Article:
All press are welcome on Wednesday and press inquiries can be directed to Allison Tucker in Congressman Jone’s office (202-225-3415) and Lauren McIlvaine in Congresswoman Gabbard’s office (202-225-4906). I have pasted below the text of the resolution.

Wage Peace.

115th CONGRESS

2d Session

H. RES. 922

IN THE HOUSE OF REPRESENTATIVES

June 6, 2018

(for himself and Ms. Gabbard) submitted the following resolution; which was referred to the Committee on the Judiciary

RESOLUTION

Defining presidential wars not declared by Congress under Article I, section 8, clause 11 (Declare War Clause) as impeachable high crimes and misdemeanors within the meaning of Article II, section 4 of the Constitution and defining the meanings of war and cobelligerency for purposes of the Declare War Clause and Impeachment provisions.

Whereas presidential wars not declared by Congress under Article I, section 8, clause 11 are the most flagrant and dangerous of presidential usurpations;

Whereas President George Washington, who had presided over the Constitutional Convention and supported the Declare War Clause, elaborated during his service in office: The Constitution vests the power of declaring war with Congress; therefore, no offensive expedition of importance can be undertaken until after they have deliberated on the subject and authorized such a measure.;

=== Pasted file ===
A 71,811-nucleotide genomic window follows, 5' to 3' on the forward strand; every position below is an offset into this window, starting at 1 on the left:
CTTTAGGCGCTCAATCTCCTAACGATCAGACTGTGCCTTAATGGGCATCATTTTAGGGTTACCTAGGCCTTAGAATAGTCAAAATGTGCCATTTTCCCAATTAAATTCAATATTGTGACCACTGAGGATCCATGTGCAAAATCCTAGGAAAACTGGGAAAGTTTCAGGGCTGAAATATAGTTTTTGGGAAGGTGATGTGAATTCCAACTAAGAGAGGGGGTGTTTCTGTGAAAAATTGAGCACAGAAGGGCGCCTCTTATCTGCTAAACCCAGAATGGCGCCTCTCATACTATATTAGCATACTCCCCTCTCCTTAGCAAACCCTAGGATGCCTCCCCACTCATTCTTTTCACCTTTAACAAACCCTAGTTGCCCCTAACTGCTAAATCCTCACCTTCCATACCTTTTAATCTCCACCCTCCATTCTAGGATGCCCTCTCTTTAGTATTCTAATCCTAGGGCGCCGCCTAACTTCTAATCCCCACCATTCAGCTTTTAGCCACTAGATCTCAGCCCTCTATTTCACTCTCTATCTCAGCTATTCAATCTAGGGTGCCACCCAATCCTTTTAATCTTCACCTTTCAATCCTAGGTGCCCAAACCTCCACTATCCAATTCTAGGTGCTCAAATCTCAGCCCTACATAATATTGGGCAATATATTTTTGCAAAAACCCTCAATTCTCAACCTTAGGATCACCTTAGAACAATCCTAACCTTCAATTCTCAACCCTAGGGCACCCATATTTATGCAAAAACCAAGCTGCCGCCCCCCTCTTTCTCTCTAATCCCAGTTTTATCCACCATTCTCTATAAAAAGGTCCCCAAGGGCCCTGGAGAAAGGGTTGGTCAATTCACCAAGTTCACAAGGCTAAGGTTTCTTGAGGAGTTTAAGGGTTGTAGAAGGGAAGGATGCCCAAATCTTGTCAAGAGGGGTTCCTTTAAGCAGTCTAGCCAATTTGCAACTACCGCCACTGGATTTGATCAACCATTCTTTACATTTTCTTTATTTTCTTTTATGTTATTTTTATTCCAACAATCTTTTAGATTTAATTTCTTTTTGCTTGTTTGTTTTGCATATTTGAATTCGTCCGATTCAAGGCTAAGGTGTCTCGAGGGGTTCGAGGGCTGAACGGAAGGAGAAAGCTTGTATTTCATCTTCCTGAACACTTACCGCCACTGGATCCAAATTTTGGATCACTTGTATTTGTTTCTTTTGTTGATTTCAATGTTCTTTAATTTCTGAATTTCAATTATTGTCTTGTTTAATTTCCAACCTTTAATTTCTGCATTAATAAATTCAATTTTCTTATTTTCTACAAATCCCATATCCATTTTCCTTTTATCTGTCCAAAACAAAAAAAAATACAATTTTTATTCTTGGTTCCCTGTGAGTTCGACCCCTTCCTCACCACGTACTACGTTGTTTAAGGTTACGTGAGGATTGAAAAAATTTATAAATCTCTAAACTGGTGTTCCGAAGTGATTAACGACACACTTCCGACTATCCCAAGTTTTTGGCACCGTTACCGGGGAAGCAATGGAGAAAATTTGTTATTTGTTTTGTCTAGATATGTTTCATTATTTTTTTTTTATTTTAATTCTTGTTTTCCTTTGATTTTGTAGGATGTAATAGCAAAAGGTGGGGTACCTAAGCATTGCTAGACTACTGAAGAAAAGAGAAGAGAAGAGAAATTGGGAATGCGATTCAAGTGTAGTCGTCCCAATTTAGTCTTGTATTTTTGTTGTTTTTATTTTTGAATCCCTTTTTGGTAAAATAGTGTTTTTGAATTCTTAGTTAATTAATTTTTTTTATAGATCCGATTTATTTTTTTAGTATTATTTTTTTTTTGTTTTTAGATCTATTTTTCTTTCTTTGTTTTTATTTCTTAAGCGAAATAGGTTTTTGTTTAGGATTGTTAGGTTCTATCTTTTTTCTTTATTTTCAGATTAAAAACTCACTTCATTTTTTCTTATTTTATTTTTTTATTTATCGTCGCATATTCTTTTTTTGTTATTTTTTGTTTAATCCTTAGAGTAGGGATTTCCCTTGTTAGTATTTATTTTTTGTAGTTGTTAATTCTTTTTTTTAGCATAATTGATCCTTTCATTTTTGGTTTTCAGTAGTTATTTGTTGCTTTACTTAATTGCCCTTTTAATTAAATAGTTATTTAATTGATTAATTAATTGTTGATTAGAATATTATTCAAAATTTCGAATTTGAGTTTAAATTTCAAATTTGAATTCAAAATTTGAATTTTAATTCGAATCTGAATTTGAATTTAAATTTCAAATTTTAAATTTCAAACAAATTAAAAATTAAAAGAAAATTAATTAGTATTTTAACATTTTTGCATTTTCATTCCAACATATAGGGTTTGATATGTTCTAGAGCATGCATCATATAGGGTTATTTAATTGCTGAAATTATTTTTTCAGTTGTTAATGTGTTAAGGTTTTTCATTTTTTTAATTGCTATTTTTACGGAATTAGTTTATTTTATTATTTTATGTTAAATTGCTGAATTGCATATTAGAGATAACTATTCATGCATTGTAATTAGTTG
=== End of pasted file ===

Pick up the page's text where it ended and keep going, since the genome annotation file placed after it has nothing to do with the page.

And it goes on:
Whereas presidential wars saddle the people with multi-trillion dollar indebtedness, diverts national genius from production to destruction, cripples liberty, silences the law, awakens enemies, and provokes blowback in the United States;

Whereas the absence of impeachment standards creates an appearance that impeachment is a partisan exercise, which undermines its legitimacy and deters its use;

Whereas the absence of definitions of war and co-belligerency for purposes of the Declare War Clause undermines its enforcement through the impeachment process or otherwise;

Whereas the law should warn before it strikes;

Whereas Article I, section 2, clause 5 provides that, The House of Representatives … shall have the sole Power of Impeachment;

Whereas the impeachment power of the House of Representatives is a cornerstone safeguard against Presidential tyranny;

Whereas the past neglect of the House of Representatives to use the impeachment power against Presidential usurpations and lawlessness has concentrated alarming power in the executive branch, crippled liberty, undermined transparency, and encouraged Presidents to further aggrandizements;

Whereas Article II, section 4 of the Constitution provides that, The President, Vice President and all civil Officers of the United States, shall be removed from Office on Impeachment for, and Conviction of, Treason, Bribery, or other high Crimes and Misdemeanors;